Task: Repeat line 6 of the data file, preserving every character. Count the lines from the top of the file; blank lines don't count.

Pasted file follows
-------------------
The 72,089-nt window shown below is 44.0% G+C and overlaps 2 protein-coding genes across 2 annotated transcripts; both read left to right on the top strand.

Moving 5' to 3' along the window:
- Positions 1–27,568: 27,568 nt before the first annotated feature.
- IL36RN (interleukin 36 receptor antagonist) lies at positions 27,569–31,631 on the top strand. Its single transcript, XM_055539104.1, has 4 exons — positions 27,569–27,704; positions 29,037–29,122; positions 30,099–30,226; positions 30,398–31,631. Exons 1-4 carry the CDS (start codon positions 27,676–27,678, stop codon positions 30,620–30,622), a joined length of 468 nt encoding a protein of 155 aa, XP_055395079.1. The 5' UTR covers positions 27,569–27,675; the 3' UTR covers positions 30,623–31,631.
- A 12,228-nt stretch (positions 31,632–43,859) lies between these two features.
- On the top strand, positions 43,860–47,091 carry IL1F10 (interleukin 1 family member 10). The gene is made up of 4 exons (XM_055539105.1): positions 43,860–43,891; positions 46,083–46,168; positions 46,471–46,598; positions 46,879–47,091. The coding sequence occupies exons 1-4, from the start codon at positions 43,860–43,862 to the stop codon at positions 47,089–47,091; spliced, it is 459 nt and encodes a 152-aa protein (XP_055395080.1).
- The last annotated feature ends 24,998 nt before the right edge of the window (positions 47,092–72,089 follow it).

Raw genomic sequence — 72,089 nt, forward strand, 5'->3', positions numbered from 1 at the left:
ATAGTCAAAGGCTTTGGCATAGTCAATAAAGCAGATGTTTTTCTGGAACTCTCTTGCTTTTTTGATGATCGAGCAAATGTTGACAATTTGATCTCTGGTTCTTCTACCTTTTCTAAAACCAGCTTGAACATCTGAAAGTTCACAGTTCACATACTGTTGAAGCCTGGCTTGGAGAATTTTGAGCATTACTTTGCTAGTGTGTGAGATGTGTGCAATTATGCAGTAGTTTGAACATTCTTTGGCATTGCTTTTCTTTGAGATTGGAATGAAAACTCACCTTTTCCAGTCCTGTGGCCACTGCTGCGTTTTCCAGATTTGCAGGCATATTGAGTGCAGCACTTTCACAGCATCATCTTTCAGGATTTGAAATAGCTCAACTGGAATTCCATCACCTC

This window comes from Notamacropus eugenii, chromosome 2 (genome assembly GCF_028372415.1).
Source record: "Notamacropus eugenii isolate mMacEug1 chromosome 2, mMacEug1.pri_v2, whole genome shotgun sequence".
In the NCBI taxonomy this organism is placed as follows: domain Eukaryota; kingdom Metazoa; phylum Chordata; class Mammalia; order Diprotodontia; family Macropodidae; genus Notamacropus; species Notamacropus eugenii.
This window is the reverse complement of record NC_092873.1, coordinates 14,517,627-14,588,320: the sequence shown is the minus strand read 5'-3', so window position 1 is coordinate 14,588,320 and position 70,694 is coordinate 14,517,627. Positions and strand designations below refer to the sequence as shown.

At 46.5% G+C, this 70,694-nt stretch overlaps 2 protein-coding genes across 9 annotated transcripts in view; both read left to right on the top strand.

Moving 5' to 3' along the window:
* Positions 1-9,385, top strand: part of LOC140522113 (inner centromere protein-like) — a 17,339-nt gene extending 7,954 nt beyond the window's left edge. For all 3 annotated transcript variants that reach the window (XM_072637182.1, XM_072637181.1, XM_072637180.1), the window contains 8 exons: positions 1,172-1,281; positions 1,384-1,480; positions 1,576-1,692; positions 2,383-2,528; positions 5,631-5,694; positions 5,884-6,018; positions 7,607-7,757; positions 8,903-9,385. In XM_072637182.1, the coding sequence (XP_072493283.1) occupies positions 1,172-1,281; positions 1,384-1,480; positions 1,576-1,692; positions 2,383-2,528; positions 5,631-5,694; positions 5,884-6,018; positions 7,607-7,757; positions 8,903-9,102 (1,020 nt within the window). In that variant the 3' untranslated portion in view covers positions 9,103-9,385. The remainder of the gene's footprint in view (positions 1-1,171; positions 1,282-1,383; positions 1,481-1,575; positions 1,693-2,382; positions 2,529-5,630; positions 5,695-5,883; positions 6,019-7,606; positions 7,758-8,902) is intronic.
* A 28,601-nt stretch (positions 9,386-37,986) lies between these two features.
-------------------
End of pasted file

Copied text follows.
- On the top strand, positions 43,860–47,091 carry IL1F10 (interleukin 1 family member 10). The gene is made up of 4 exons (XM_055539105.1): positions 43,860–43,891; positions 46,083–46,168; positions 46,471–46,598; positions 46,879–47,091. The coding sequence occupies exons 1-4, from the start codon at positions 43,860–43,862 to the stop codon at positions 47,089–47,091; spliced, it is 459 nt and encodes a 152-aa protein (XP_055395080.1).